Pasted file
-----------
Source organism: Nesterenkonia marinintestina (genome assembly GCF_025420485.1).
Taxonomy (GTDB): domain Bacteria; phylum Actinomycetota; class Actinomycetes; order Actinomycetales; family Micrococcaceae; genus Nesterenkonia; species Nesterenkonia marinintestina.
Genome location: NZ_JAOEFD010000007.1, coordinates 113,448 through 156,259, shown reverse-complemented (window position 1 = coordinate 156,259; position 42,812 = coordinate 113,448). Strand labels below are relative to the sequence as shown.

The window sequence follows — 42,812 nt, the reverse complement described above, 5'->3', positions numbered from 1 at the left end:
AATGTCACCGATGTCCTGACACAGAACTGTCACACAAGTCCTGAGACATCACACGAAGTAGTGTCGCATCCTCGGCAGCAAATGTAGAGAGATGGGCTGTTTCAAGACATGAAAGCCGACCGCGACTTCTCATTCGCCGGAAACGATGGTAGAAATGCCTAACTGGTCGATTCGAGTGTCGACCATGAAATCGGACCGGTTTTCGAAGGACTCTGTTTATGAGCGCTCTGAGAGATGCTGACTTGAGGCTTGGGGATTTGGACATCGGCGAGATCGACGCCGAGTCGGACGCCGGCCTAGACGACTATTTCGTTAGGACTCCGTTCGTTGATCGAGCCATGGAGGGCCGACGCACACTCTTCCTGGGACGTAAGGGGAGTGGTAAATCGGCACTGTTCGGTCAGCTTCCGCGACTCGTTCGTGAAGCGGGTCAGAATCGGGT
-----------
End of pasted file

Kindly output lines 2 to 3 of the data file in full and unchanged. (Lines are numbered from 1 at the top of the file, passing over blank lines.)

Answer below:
Taxonomy (GTDB): domain Bacteria; phylum Actinomycetota; class Actinomycetes; order Actinomycetales; family Micrococcaceae; genus Nesterenkonia; species Nesterenkonia marinintestina.
Genome location: NZ_JAOEFD010000007.1, coordinates 113,448 through 156,259, shown reverse-complemented (window position 1 = coordinate 156,259; position 42,812 = coordinate 113,448). Strand labels below are relative to the sequence as shown.